Foreword by George P. Shultz
At the dawn of the nuclear age, Albert Einstein remarked, "Everything has changed but our way of thinking."
He was right for a time, but the devastating consequences of the use of a nuclear weapon did create a pattern of thinking that, with whatever ﬂaws, served us well for
half a century or so. Containment through deterrent capability worked. But the Cold War powers also realized that prevention was essential and that energetic efforts should
be made to arrest the proliferation of nuclear weapons. I well remember preparations for my ﬁrst meeting as secretary of state with Soviet foreign minister Gromyko in September 1982. I had assumed ofﬁce in July. The temperature of the Cold War was frigid, the atmosphere confrontational, and I was counseled to act accordingly. I said,
"OK, but there must be something we can do to identify a mutual interest."
There were to be two meetings, held about a week apart. I got the president's authorization to suggest, at the end of the ﬁrst meeting, a few topics on which we might
try to work collaboratively. Nuclear nonproliferation was one of them. Toward the end of the second meeting, Gromyko replied to my suggestions, expressing a willingness
to make open and joint efforts to avoid the proliferation of nuclear weapons. So, even at the height of the Cold War, we were hard at work on our way of thinking.
The subject took high priority on Ronald Reagan's agenda. He thought that "mutual assured destruction" was not only MAD but also was an essentially immoral way to keep the peace. He said repeatedly, "A nuclear war cannot be won and must never be fought." His aim was to abolish nuclear weapons. However elusive that goal may have been, he did start the ball rolling toward reduction in the Soviet and U.S. arsenals. But he worried, prophetically, about rogue states obtaining even one of these awesome weapons.
Clearly, the end of the Cold War has drastically reduced the threat of nuclear holocaust. But the world remains a dangerous place in different ways. In a world of terrorist threats and rogues that call themselves states yet behave outside the bounds of civilized norms, we are once again called upon to examine our concepts. That is what this
book is about, and no intellectual task is more urgent or more relevant to current operational issues.
Sid Drell and Jim Goodby have between them vast experience in the area of nuclear weapons and have long been active voices in the nuclear debate. In this volume, they put their key recommendations right up front, in their introduction. That is appropriate. The reader knows at the outset where the authors are going. All of their conclusions have deep merit and the weight of careful argument and factual development. Some will be the subject of debate. That debate, in turn, is one of the important purposes of this book.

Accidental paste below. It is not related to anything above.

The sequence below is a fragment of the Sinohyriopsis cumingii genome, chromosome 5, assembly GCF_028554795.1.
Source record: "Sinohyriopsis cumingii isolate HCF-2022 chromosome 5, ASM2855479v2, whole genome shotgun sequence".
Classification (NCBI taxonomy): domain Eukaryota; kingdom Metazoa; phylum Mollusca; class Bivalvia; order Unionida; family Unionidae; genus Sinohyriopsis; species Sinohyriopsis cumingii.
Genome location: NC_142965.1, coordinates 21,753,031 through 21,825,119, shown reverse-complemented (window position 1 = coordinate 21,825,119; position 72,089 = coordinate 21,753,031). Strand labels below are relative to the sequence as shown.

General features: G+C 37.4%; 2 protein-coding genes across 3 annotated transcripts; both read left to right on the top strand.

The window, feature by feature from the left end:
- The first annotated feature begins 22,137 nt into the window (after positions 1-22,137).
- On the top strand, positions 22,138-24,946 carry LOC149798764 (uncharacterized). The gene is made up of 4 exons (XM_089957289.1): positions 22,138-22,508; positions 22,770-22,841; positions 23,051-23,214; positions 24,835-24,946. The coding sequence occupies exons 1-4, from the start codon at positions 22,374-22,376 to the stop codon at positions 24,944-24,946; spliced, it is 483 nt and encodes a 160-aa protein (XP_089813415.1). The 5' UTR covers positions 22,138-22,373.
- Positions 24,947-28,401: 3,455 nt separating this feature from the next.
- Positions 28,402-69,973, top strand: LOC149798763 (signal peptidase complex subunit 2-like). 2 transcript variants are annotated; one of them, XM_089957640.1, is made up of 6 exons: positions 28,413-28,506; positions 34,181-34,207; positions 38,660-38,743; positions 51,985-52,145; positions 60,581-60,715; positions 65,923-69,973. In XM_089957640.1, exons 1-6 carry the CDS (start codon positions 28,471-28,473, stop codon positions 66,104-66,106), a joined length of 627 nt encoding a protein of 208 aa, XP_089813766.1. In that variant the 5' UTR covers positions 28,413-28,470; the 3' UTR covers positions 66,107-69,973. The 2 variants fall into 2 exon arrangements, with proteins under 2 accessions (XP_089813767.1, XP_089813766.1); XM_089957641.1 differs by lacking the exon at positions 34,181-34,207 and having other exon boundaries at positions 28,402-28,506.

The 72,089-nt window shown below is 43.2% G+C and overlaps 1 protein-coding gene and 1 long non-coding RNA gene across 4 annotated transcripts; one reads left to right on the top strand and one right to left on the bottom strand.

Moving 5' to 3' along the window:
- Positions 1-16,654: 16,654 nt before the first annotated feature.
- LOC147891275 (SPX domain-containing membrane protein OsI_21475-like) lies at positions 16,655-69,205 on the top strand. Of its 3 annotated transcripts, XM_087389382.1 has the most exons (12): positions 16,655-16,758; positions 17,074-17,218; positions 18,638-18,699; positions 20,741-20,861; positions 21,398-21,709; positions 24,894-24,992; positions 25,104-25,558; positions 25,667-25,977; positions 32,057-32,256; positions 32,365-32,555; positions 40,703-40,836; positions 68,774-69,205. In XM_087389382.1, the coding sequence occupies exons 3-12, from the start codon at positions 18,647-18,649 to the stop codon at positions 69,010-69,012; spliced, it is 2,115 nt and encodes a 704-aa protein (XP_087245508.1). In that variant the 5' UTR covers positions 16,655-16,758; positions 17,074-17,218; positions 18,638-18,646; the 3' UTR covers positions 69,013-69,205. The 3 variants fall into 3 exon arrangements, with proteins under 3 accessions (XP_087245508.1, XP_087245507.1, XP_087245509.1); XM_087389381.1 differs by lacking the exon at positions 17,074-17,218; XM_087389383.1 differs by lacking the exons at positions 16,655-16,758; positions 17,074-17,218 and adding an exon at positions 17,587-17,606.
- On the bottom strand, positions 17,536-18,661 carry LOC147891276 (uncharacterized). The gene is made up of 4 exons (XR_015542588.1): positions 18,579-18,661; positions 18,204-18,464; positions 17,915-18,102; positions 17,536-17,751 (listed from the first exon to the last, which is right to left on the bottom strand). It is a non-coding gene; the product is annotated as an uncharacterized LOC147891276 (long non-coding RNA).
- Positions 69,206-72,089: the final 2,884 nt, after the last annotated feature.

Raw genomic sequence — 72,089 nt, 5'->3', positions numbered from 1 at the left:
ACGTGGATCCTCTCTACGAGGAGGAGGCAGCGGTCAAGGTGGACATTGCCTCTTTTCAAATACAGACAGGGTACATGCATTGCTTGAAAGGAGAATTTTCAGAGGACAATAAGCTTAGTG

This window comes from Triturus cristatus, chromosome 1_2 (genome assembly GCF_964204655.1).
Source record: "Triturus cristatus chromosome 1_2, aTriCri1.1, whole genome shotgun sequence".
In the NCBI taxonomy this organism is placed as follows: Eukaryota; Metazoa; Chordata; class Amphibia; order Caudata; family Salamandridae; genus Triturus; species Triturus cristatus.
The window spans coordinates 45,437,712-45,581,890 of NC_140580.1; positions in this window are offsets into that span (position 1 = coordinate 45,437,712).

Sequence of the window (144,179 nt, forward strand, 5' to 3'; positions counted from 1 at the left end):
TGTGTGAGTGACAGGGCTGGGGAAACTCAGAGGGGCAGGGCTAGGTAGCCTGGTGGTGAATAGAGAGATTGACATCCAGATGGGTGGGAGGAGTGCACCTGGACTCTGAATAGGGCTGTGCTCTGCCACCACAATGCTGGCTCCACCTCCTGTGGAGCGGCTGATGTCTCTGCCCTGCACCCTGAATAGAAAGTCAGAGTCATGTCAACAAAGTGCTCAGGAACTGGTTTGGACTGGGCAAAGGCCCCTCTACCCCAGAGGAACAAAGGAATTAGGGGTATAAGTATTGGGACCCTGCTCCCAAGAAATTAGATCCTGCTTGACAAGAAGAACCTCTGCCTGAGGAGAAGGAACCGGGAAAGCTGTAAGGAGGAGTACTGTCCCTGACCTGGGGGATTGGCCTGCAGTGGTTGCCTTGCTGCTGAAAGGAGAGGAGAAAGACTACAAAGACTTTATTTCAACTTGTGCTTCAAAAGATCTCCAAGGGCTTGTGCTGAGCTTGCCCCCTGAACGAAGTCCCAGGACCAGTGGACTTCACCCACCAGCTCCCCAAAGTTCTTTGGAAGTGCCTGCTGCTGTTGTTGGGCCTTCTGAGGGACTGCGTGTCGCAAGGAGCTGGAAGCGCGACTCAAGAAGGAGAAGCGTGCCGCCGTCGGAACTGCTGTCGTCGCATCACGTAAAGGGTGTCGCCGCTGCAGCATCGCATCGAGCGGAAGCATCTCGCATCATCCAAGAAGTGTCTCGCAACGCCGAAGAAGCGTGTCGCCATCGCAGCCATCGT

Having had the privilege of reading this work in earlier manuscript form and discussing its subject at length with the authors, I value this book because of its essence: the careful development of a framework for thinking about nuclear weapons in times punctuated by terrorist threats.
All the elements are here: a relevant history, including an illuminating chart on page 6 on the time pattern of state acquisition of nuclear weapons; a virtual inventory of pre-
ventive actions; a searching examination of the circumstances when preemptive military action may be necessary; the problems of intelligence and monitoring; a new look at ballistic missile defenses; the importance of the U.S. example (as in testing); and ideas about what Russia and the United States can do with their special responsibilities. The authors develop the necessary interplay of strength and diplomacy as they address current problems. Work your way through the issues that are presented in settings in various countries. You will ﬁnd, as I have, that the analytic framework will help you develop your own ideas of how to address critical problems.
Now is a time that cries out for new concepts, often using old principles, about how the world works. If he were still around, Einstein might well be challenging us once again to examine "our way of thinking." And in doing so, he would surely ﬁnd in Drell and Goodby worthy partners as they address the gravest danger.
George P. Shultz September 2003
Table of Contents
Introduction: The Nuclear Danger
Chapter I: From the Past to the Present
Chapter II: Looking Forward
Chapter III: Denial Policies
Chapter IV: Defining Diplomacy's Task
Chapter V: Achieving Rollback: The Instruments of Diplomacy
Chapter VI: Applying Recommended Policies to Specific Cases
Chapter VII: Conclusion
About the Authors